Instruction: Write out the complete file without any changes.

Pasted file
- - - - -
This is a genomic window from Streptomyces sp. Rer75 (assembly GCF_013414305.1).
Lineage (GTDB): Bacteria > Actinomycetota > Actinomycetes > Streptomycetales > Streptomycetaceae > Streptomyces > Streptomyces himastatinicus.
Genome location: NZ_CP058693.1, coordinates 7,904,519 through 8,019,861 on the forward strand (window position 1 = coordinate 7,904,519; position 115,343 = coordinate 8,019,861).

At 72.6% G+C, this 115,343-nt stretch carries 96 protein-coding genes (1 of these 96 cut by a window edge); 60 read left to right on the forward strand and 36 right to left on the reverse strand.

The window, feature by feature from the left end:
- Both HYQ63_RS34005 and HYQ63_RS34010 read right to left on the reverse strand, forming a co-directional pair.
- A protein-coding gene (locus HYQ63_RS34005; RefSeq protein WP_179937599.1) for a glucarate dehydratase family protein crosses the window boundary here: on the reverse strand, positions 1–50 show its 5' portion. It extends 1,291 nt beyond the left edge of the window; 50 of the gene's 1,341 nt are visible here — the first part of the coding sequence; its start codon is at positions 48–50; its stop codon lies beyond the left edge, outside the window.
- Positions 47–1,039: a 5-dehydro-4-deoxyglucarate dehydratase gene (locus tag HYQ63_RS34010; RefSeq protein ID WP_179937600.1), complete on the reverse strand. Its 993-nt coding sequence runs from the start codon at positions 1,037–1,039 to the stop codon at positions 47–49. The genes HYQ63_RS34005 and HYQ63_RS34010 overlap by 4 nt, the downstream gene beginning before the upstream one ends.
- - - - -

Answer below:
This is a genomic window from Streptomyces sp. Rer75 (assembly GCF_013414305.1).
Lineage (GTDB): Bacteria > Actinomycetota > Actinomycetes > Streptomycetales > Streptomycetaceae > Streptomyces > Streptomyces himastatinicus.
Genome location: NZ_CP058693.1, coordinates 7,904,519 through 8,019,861 on the forward strand (window position 1 = coordinate 7,904,519; position 115,343 = coordinate 8,019,861).

At 72.6% G+C, this 115,343-nt stretch carries 96 protein-coding genes (1 of these 96 cut by a window edge); 60 read left to right on the forward strand and 36 right to left on the reverse strand.

The window, feature by feature from the left end:
- Both HYQ63_RS34005 and HYQ63_RS34010 read right to left on the reverse strand, forming a co-directional pair.
- A protein-coding gene (locus HYQ63_RS34005; RefSeq protein WP_179937599.1) for a glucarate dehydratase family protein crosses the window boundary here: on the reverse strand, positions 1–50 show its 5' portion. It extends 1,291 nt beyond the left edge of the window; 50 of the gene's 1,341 nt are visible here — the first part of the coding sequence; its start codon is at positions 48–50; its stop codon lies beyond the left edge, outside the window.
- Positions 47–1,039: a 5-dehydro-4-deoxyglucarate dehydratase gene (locus tag HYQ63_RS34010; RefSeq protein ID WP_179937600.1), complete on the reverse strand. Its 993-nt coding sequence runs from the start codon at positions 1,037–1,039 to the stop codon at positions 47–49. The genes HYQ63_RS34005 and HYQ63_RS34010 overlap by 4 nt, the downstream gene beginning before the upstream one ends.